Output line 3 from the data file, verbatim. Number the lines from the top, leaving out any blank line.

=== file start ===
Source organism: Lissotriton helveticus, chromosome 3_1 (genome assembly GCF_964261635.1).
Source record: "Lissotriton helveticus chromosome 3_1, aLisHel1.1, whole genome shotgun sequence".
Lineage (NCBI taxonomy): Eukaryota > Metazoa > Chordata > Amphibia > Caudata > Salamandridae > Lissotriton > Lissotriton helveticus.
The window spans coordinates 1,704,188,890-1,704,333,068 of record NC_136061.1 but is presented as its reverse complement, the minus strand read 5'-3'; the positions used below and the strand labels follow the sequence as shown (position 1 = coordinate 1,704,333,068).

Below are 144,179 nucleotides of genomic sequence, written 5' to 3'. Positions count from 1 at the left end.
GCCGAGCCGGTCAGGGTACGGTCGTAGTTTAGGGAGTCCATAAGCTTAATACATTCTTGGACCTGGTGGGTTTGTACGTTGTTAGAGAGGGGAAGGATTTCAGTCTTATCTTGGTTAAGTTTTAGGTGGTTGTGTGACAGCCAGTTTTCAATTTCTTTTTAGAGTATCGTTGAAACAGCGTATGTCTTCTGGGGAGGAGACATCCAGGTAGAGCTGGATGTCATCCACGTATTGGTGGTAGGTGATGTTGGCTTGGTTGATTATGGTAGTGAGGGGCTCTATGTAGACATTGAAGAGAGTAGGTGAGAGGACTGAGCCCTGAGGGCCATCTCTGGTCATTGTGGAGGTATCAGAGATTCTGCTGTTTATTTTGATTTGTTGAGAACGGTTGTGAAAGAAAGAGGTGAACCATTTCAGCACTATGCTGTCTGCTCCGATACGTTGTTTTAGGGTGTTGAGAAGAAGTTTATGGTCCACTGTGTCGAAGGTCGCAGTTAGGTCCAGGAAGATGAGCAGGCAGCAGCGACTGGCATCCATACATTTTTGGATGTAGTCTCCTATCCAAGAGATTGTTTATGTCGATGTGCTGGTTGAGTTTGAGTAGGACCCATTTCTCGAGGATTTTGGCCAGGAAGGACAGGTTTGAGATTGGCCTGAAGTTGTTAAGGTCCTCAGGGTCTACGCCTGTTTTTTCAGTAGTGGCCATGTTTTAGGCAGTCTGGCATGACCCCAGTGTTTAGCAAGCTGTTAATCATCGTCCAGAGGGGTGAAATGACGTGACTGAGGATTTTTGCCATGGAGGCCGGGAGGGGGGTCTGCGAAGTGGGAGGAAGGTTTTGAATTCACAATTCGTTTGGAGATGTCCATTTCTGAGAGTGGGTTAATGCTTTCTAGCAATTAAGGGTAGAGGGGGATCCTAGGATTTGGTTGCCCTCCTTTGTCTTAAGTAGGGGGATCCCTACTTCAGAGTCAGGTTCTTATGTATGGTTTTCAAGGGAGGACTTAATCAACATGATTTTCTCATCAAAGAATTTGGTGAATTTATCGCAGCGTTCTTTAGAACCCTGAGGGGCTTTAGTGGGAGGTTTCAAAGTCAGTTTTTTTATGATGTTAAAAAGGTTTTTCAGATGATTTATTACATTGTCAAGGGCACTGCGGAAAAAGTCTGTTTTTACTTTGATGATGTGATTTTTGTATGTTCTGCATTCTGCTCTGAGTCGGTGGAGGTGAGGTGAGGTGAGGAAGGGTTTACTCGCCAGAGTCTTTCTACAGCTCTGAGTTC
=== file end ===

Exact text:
Lineage (NCBI taxonomy): Eukaryota > Metazoa > Chordata > Amphibia > Caudata > Salamandridae > Lissotriton > Lissotriton helveticus.